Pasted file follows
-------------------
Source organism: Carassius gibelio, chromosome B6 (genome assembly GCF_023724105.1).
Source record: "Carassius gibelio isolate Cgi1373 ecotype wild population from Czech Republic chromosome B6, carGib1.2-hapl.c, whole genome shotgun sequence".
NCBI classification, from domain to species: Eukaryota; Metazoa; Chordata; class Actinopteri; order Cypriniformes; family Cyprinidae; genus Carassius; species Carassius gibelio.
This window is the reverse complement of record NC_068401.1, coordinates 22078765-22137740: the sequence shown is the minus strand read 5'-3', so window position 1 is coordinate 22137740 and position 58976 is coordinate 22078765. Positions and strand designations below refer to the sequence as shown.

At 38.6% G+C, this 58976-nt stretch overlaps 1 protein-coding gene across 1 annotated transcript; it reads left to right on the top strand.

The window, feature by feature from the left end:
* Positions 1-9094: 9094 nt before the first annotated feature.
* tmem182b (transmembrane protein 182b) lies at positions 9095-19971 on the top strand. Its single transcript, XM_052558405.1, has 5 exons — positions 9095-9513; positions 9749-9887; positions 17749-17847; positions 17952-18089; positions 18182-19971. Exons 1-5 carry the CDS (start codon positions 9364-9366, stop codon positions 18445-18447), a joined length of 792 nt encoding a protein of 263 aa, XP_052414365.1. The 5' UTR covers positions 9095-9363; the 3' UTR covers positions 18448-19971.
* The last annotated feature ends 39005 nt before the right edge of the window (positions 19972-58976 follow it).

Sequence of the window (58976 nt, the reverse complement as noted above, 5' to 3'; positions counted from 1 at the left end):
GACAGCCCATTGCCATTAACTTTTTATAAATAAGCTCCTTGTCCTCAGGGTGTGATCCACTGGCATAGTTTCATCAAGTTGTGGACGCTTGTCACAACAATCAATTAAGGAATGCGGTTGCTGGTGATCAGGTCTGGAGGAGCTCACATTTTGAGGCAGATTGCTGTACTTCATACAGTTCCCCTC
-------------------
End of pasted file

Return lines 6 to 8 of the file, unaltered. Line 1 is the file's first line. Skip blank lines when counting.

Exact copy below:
The window, feature by feature from the left end:
* Positions 1-9094: 9094 nt before the first annotated feature.
* tmem182b (transmembrane protein 182b) lies at positions 9095-19971 on the top strand. Its single transcript, XM_052558405.1, has 5 exons — positions 9095-9513; positions 9749-9887; positions 17749-17847; positions 17952-18089; positions 18182-19971. Exons 1-5 carry the CDS (start codon positions 9364-9366, stop codon positions 18445-18447), a joined length of 792 nt encoding a protein of 263 aa, XP_052414365.1. The 5' UTR covers positions 9095-9363; the 3' UTR covers positions 18448-19971.